It’s the kiss of death in sales, and it’s the kiss of death in networking. It is pretty much the kiss of death whenever we are trying to build a relationship. It’s when we talk too much.
Often, in our desire to tell everything we know, we go on and on without letting the other person participate in the discussion. The truth is, if you’re doing most of the talking, you’re not as successful as you could be in your sales career. Your likely not as successful as you could be in life either.
Here’s an idea to try. This week pay particular attention to the amount of time you spend talking versus the amount of time you spend listening. It makes no difference if your conversation is in person or on the phone. It makes no difference if it’s a work conversation or you’re talking with a friend. After each conversation make note of the percentage of time you spoke — and the percentage of the time the other person spoke. This is just for you so be brutally honest.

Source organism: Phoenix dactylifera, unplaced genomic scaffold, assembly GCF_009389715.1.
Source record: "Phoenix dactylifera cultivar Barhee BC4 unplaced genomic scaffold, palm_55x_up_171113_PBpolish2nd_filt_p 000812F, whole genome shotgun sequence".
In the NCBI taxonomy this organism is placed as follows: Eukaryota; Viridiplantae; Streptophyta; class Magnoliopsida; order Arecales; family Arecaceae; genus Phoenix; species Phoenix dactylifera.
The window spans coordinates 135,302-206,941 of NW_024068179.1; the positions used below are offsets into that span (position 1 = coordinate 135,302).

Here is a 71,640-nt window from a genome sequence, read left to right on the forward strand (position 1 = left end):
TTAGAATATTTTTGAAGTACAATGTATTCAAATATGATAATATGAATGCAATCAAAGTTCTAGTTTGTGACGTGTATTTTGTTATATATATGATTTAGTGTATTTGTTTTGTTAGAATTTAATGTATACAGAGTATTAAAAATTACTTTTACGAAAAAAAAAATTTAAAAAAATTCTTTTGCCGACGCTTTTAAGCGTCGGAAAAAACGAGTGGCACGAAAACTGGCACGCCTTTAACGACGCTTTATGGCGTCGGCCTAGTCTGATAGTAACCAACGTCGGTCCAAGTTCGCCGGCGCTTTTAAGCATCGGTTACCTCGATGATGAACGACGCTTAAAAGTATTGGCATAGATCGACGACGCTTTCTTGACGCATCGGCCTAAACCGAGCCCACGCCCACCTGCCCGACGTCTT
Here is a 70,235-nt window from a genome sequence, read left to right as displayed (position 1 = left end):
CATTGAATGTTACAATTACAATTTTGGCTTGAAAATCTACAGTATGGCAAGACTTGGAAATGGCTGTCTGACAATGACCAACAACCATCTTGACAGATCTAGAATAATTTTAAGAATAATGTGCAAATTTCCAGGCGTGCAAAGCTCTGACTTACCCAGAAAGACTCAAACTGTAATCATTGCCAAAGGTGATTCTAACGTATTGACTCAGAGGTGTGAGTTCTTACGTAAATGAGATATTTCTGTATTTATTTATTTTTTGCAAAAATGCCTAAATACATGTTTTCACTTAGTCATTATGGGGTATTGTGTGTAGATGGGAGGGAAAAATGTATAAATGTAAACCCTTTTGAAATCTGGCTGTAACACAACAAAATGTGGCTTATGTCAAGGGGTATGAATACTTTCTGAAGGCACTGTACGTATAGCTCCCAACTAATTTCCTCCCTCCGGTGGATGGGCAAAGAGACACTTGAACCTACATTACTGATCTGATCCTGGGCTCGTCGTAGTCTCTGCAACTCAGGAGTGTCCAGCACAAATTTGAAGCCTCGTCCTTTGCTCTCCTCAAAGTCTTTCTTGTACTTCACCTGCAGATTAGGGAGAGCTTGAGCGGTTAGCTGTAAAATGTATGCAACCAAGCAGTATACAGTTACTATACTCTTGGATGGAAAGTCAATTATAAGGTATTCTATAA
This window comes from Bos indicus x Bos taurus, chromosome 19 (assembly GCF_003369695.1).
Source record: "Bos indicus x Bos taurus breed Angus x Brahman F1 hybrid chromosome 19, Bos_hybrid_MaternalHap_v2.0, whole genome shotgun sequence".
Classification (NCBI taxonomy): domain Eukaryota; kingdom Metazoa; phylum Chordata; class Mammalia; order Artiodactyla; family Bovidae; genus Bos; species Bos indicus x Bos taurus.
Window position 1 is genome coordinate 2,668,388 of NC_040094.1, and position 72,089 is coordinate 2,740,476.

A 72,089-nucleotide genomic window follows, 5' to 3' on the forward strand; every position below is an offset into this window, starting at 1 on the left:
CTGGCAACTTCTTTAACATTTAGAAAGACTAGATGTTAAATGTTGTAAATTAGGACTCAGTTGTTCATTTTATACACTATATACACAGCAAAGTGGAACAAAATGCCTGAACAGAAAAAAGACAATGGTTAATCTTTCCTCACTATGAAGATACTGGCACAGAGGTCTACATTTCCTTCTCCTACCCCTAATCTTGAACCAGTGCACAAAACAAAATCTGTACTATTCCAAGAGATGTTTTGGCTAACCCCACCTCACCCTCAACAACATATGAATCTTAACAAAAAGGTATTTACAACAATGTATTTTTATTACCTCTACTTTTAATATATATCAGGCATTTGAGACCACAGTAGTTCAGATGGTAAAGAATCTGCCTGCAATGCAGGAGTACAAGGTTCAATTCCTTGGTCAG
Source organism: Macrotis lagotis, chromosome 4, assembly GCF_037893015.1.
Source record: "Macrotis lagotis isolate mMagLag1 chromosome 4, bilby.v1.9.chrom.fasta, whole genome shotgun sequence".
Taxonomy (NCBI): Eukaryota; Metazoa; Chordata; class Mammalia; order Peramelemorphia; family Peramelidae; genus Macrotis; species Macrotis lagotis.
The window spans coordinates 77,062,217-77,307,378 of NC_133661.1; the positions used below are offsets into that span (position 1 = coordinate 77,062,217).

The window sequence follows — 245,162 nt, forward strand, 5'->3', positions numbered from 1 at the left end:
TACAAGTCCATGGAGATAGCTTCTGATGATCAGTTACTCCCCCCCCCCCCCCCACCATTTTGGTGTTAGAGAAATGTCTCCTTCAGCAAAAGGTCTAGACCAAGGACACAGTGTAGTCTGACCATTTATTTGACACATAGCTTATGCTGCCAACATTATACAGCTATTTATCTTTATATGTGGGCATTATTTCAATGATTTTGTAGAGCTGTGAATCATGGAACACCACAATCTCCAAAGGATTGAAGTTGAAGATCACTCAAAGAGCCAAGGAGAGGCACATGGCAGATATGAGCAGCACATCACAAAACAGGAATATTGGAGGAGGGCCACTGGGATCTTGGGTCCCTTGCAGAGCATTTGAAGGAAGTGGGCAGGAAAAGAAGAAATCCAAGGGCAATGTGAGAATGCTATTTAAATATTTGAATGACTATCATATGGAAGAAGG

If you find yourself dominating the discussion, make a conscious effort to listen more and talk less. In a sales conversation you should be letting your customer do about 70% of the talking. In a personal conversation aim for at least a 50-50 split.
In either case remember that when you’re talking you’re only repeating what you already know. When you’re listening you have the chance to learn something new.
As a salesperson when you let others speak, you’ll discover your customer’s wants and needs. Your sales presentations will be more on target and others will feel that you are knowledgeable and competent. Most important, you’ll make more sales.
Dale Carnegie said that we can make more friends in two months by becoming interested in other people than we can in two years by trying to get people interested in us.
One of the fastest ways to demonstrate your interest in other people is to listen to them. Really, really listen. Put down the phone, focus on them, make them feel that they are the most important person in the world. After all, in the moment they are talking with you, they are.
8 thoughts on “The Value of Being Interested in Others”
“The sweetest word in any language is a person’s name”
Indeed, I know that principle well.
Reblogged this on Gr8fullsoul.
In any communicative transaction: Listening actively to the other person in the conversation is key.
Yep, “actively” is a huge challenge for many.
Quite an interesting read. We may learn something new if we listen more. I need to start paying more attention to my listening skills.
Yep, listening is a key to success. Most every successful person would agree with that.